“We believe connectivity is essential for automated vehicles,” Peng says. Why? For one thing, it has a longer range and doesn’t require line-of-sight like a sensor (radar, LiDAR or camera). And the information is much richer, not a set of, say pixels that have to be analyzed. Peng points out that through communication a vehicle can “tell” other vehicles where it is, its velocity, acceleration yaw rate, steering angle, weight, whether ABS has been activated. . . and more. “It is a much richer set of information than can be provided by onboard sensors.”
This isn’t an either-or situation, however.
A question about all this, of course, is simply why? Why is there interest in autonomous driving capability? With all of the emphasis by virtually every OEM (and not just the ones who are in the Mcity Leadership Circle) and major Tier One suppliers, insurance companies, telecommunications companies, etc., it seems that autonomy is an inevitable foregone conclusion. But why?
Peng says that it is first and foremost about safety. There are, he explains, on the order of 37,000 lives lost on the roads in the U.S. annually and 1.2-million on a global basis. Human factors are instrumental in about 94 percent of all of these instances. So the notion is that by having automation—a robot—driving the vehicles, there can be safer trips.
Peng admits, “Robots have their own problems,” then quickly adds, “But they keep improving.”
He uses an analogy: chess-playing software. Early on, the human player was better than the computer. But the computer kept improving. Every time it played it learned something. So with time, it got better and better. That is, in February 1996 Garry Kasparov, the chess champion, beat IBM’s Deep Blue. In May 1997, Deep Blue won the match. And that’s pretty much been the case ever since, as the computer keeps learning and learning. This is similar to the computers that are being deployed in vehicles (and which goes back to Peng’s point about the ability to repeatedly test events and conditions at Mcity).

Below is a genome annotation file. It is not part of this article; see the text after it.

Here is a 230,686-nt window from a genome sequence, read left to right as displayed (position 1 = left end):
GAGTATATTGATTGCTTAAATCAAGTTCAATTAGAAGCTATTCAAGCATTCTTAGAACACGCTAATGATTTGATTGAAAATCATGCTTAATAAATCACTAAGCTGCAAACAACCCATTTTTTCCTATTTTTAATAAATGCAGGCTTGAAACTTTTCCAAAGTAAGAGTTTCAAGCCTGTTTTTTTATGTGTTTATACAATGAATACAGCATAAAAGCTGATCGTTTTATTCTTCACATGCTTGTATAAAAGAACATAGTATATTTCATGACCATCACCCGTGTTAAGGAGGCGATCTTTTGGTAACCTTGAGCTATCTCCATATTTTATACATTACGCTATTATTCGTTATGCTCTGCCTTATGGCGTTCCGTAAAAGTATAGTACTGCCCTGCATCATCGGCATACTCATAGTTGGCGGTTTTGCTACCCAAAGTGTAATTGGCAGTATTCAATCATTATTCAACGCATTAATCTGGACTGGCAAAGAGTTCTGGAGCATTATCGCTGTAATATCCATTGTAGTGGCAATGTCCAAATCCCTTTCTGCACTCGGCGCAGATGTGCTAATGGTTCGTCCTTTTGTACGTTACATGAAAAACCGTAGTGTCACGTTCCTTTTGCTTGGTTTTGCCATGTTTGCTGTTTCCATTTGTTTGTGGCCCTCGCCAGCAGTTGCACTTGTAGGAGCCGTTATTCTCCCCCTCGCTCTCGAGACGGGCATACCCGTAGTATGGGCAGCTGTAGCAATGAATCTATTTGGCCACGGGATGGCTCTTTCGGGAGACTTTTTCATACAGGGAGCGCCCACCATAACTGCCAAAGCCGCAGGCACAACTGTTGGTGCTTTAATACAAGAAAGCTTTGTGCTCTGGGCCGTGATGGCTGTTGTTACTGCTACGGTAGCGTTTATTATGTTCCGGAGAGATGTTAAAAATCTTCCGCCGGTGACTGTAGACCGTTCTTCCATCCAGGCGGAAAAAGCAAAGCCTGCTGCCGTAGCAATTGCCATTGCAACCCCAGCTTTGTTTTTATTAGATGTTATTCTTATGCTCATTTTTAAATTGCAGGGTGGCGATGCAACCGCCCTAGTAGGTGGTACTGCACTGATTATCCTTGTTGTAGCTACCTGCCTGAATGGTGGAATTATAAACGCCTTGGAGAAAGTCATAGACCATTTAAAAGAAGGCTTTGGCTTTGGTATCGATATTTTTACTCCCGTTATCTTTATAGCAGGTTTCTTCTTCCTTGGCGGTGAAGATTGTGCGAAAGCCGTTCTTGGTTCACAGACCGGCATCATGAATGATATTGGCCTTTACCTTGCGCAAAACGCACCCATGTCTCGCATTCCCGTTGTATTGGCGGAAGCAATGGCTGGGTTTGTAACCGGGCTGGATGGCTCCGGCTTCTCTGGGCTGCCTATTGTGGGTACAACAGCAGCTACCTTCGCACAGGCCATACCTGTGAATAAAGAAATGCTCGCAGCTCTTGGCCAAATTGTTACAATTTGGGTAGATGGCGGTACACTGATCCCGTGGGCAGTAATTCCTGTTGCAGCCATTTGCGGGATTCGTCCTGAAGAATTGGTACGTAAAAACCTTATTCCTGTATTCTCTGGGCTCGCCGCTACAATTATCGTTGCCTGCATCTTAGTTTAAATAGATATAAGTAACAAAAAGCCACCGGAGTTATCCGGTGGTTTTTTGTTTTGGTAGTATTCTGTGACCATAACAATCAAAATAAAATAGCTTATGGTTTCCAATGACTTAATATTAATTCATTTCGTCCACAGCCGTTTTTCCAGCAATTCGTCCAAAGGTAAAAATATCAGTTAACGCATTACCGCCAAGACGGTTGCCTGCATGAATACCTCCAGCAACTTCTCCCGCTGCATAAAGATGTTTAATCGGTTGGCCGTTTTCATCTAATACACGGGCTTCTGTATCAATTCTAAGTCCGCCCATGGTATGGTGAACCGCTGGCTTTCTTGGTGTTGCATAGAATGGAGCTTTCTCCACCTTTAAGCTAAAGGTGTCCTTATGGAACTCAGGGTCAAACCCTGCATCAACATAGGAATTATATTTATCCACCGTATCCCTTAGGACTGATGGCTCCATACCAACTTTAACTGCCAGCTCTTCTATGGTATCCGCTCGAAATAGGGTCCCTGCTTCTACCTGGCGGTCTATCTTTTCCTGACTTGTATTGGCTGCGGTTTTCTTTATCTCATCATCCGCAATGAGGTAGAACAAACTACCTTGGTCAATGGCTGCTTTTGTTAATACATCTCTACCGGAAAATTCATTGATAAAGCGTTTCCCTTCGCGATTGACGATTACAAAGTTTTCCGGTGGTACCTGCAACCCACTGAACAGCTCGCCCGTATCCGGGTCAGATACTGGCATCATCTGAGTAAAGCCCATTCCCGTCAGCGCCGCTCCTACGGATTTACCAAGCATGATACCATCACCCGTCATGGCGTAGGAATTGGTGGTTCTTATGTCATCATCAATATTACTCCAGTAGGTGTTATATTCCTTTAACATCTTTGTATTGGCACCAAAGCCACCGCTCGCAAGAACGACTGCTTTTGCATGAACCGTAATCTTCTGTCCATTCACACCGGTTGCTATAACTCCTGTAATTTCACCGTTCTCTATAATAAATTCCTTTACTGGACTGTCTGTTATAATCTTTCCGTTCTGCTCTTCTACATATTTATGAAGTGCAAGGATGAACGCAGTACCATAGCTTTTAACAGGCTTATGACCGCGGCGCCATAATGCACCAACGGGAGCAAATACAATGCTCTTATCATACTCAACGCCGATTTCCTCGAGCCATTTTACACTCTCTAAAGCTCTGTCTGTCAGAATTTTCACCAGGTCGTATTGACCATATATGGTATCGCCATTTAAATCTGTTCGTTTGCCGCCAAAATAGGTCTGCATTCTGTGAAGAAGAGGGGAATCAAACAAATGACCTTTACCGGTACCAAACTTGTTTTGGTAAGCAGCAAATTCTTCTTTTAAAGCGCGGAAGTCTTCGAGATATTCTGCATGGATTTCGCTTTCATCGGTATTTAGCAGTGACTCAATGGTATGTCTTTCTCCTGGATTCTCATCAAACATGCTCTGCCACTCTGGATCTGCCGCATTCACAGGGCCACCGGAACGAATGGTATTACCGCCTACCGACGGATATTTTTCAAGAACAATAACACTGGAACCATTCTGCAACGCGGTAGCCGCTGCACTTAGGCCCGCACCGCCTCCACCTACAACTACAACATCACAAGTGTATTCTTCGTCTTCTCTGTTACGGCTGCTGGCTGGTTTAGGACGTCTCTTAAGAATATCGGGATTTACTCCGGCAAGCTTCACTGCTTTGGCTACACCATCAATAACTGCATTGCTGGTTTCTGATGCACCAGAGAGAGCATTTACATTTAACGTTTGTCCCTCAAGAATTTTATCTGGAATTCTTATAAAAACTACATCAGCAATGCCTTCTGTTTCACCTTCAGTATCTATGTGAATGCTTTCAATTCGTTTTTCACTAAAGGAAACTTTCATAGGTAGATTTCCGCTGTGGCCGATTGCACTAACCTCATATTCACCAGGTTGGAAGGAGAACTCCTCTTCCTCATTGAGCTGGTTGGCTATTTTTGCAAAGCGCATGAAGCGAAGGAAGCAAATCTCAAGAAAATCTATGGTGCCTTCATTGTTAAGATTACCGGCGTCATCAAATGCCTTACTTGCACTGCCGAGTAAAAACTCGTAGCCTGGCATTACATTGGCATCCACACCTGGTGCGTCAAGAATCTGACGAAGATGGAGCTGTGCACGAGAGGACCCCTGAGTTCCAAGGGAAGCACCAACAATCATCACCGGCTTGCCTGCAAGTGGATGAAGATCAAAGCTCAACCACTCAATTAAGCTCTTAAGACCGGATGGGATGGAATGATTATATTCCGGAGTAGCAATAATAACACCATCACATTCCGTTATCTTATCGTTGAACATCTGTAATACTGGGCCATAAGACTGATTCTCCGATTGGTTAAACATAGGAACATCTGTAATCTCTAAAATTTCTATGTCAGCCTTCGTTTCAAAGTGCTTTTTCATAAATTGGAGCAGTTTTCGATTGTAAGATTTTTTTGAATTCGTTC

In addition to which, robots can be programmed to abide by the law, which can result in better traffic flows.
A second reason why autonomy can be beneficial is that it provides access to mobility to those for whom it is difficult or impossible to drive, such as seniors and the handicapped.
But the number-one challenge at this point is the cost of equipped vehicles with sensors, which at this point are still prohibitively expensive so far as many consumers are concerned.
And right after that is performance: “Understanding the typical driving scenario is relatively figured out,” Peng says, “But understanding the one-off situations—the edge cases—like a flooded road, a big pothole or a policeman waving at you can still be a problem.”
That said, Peng thinks that autonomous vehicles will make their way onto the roads, but probably in fleet applications.
That is, he points out that there are a variety of things—like dirt and accidentally knocking a sensor out of alignment—that can have a negative impact on ADAS. “Is a car company going to be willing to sell a vehicle to John Doe who never washes his car or who will bump the camera and not go to the dealer for recalibration?” Chances are better that initially, professionally managed fleets, where car washes and system adjustments are regular events, make more sense.
What’s more, there are conditions—be they weather or the prevailing environment—that may make fully automated driving extremely difficult to realize. “When you can deal with the cows in Mumbai, the kangaroos in Australia and the heavy snows in Alaska, then there will be Level 5 automation,” Peng says, adding, “But I don’t think we’ll be there anytime soon.”
But it won’t be because of a lack of effort at Mcity.